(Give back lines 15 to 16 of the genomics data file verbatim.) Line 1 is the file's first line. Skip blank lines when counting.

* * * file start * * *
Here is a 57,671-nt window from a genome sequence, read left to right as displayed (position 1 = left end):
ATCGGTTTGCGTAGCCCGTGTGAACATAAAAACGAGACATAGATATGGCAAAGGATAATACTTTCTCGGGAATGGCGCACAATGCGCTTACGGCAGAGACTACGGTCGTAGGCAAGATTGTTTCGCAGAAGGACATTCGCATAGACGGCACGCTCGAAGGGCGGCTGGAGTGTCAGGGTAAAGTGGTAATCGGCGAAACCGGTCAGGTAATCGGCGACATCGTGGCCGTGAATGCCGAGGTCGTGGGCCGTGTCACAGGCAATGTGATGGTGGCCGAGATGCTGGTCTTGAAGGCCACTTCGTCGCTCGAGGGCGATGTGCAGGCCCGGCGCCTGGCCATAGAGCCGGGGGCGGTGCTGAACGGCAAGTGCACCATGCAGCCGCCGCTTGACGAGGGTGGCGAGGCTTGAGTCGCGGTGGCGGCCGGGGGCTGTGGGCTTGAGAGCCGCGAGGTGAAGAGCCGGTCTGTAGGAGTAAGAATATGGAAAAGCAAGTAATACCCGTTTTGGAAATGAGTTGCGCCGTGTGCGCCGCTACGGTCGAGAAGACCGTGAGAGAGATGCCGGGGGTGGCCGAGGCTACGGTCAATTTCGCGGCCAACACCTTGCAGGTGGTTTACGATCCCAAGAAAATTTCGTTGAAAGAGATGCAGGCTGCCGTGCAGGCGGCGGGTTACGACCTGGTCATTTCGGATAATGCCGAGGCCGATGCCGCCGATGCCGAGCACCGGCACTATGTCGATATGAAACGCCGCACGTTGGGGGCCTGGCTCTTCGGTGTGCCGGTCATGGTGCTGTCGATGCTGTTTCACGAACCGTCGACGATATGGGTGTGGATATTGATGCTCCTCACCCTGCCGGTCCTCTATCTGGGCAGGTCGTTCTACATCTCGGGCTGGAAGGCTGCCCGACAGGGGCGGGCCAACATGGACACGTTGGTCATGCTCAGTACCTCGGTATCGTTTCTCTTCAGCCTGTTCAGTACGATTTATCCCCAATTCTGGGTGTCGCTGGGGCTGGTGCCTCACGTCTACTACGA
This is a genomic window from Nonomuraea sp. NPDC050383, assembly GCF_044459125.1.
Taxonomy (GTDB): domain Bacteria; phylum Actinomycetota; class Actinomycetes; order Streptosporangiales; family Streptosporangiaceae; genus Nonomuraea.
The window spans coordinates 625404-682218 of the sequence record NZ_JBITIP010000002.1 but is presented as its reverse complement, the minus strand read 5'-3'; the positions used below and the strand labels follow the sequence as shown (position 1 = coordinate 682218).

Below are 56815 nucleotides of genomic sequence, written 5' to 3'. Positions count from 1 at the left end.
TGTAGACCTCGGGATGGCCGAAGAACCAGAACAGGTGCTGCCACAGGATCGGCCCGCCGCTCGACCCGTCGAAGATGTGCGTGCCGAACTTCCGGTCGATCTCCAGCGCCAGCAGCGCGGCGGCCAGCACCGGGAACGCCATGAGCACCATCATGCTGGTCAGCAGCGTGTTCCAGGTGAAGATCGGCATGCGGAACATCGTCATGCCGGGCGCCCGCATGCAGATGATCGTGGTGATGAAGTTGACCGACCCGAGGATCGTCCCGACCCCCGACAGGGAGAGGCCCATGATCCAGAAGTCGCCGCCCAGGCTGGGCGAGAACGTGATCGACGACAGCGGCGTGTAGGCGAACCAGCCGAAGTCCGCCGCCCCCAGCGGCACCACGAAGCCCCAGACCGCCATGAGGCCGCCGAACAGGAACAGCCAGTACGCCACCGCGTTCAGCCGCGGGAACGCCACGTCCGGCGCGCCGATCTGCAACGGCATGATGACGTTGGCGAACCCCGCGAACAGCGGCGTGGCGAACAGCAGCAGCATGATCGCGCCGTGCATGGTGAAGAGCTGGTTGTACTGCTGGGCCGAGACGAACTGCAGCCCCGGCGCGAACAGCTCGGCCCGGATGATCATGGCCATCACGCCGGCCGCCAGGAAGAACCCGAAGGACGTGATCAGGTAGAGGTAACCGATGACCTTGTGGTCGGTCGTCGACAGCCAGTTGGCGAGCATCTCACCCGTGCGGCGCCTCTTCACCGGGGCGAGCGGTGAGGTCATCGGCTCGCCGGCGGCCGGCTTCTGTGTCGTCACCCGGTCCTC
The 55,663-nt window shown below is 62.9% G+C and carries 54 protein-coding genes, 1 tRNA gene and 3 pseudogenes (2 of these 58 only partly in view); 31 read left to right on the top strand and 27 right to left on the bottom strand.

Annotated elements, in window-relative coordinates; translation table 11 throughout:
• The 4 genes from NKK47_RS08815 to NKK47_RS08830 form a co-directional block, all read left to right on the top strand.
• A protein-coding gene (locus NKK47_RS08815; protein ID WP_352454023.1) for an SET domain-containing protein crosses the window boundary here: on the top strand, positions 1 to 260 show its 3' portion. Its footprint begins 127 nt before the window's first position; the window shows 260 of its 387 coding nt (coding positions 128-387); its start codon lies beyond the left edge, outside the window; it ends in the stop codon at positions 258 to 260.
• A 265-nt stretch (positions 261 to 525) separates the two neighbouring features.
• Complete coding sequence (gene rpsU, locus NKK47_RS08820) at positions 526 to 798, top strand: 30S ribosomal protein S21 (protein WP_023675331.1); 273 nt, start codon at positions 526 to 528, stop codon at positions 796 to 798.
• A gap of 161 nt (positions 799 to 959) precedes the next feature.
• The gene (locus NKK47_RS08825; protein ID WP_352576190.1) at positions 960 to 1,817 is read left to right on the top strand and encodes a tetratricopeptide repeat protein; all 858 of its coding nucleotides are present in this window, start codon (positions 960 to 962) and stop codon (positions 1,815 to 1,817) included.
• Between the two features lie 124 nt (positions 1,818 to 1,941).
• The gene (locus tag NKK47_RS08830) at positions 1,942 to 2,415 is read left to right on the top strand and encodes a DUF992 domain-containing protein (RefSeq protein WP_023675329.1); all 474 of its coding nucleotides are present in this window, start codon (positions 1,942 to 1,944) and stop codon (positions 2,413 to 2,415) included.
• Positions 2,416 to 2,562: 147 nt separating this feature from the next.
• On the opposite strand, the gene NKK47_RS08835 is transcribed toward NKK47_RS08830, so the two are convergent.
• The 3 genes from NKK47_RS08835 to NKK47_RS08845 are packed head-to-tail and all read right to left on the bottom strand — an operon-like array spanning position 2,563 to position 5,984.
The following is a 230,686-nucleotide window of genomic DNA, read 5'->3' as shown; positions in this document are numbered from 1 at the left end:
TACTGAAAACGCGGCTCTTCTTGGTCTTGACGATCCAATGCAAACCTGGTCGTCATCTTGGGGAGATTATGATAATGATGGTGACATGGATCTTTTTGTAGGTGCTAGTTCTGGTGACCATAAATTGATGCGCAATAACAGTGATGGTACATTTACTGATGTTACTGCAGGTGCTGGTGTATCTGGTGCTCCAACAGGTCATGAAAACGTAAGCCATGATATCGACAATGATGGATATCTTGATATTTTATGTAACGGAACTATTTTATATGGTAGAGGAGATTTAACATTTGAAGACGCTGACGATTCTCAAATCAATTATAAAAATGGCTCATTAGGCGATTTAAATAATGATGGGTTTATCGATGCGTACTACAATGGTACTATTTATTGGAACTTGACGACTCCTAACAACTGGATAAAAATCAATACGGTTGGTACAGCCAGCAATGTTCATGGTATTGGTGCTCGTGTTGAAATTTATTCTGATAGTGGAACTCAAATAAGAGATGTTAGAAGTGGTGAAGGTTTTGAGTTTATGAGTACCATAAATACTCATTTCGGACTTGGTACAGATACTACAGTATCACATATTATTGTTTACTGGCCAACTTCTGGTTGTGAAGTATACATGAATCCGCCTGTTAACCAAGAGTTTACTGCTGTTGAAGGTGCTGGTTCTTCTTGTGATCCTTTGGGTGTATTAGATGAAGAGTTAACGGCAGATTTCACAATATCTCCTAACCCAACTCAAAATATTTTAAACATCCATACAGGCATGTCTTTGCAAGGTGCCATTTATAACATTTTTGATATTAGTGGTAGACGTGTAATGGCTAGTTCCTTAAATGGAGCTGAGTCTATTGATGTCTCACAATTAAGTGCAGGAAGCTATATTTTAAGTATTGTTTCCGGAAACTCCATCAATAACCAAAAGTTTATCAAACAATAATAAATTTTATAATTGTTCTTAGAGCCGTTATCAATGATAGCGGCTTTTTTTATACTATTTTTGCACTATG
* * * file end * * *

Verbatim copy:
• The gene (locus NKK47_RS08825; protein ID WP_352576190.1) at positions 960 to 1,817 is read left to right on the top strand and encodes a tetratricopeptide repeat protein; all 858 of its coding nucleotides are present in this window, start codon (positions 960 to 962) and stop codon (positions 1,815 to 1,817) included.
• Between the two features lie 124 nt (positions 1,818 to 1,941).